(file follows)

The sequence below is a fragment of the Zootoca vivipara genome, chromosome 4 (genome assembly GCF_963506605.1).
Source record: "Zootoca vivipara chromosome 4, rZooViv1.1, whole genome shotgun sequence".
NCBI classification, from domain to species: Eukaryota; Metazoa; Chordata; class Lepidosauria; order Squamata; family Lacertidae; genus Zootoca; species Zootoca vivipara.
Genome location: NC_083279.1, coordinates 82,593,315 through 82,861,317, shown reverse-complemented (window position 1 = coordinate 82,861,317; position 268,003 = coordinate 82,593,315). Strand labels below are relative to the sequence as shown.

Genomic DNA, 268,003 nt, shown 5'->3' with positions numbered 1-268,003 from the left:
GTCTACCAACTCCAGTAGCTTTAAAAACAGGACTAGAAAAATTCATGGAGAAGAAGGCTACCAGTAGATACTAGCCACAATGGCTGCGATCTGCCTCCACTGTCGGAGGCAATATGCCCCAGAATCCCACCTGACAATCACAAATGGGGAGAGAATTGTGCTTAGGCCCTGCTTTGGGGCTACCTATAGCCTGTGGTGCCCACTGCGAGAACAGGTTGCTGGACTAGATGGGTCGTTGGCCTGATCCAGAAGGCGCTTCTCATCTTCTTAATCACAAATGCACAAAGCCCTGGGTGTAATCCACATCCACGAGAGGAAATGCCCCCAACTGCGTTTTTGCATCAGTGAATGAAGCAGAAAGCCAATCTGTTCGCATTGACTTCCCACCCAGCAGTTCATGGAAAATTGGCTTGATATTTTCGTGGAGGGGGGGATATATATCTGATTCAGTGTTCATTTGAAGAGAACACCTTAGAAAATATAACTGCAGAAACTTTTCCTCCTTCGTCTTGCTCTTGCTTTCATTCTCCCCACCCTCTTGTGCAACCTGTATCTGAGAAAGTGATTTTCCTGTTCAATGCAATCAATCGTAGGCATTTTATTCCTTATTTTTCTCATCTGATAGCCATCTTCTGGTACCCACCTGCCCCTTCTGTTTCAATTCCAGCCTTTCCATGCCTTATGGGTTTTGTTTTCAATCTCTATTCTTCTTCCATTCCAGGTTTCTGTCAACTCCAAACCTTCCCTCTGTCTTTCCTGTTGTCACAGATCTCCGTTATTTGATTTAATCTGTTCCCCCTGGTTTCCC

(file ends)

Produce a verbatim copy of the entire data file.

The sequence below is a fragment of the Zootoca vivipara genome, chromosome 4 (genome assembly GCF_963506605.1).
Source record: "Zootoca vivipara chromosome 4, rZooViv1.1, whole genome shotgun sequence".
NCBI classification, from domain to species: Eukaryota; Metazoa; Chordata; class Lepidosauria; order Squamata; family Lacertidae; genus Zootoca; species Zootoca vivipara.
Genome location: NC_083279.1, coordinates 82,593,315 through 82,861,317, shown reverse-complemented (window position 1 = coordinate 82,861,317; position 268,003 = coordinate 82,593,315). Strand labels below are relative to the sequence as shown.

Genomic DNA, 268,003 nt, shown 5'->3' with positions numbered 1-268,003 from the left:
GTCTACCAACTCCAGTAGCTTTAAAAACAGGACTAGAAAAATTCATGGAGAAGAAGGCTACCAGTAGATACTAGCCACAATGGCTGCGATCTGCCTCCACTGTCGGAGGCAATATGCCCCAGAATCCCACCTGACAATCACAAATGGGGAGAGAATTGTGCTTAGGCCCTGCTTTGGGGCTACCTATAGCCTGTGGTGCCCACTGCGAGAACAGGTTGCTGGACTAGATGGGTCGTTGGCCTGATCCAGAAGGCGCTTCTCATCTTCTTAATCACAAATGCACAAAGCCCTGGGTGTAATCCACATCCACGAGAGGAAATGCCCCCAACTGCGTTTTTGCATCAGTGAATGAAGCAGAAAGCCAATCTGTTCGCATTGACTTCCCACCCAGCAGTTCATGGAAAATTGGCTTGATATTTTCGTGGAGGGGGGGATATATATCTGATTCAGTGTTCATTTGAAGAGAACACCTTAGAAAATATAACTGCAGAAACTTTTCCTCCTTCGTCTTGCTCTTGCTTTCATTCTCCCCACCCTCTTGTGCAACCTGTATCTGAGAAAGTGATTTTCCTGTTCAATGCAATCAATCGTAGGCATTTTATTCCTTATTTTTCTCATCTGATAGCCATCTTCTGGTACCCACCTGCCCCTTCTGTTTCAATTCCAGCCTTTCCATGCCTTATGGGTTTTGTTTTCAATCTCTATTCTTCTTCCATTCCAGGTTTCTGTCAACTCCAAACCTTCCCTCTGTCTTTCCTGTTGTCACAGATCTCCGTTATTTGATTTAATCTGTTCCCCCTGGTTTCCC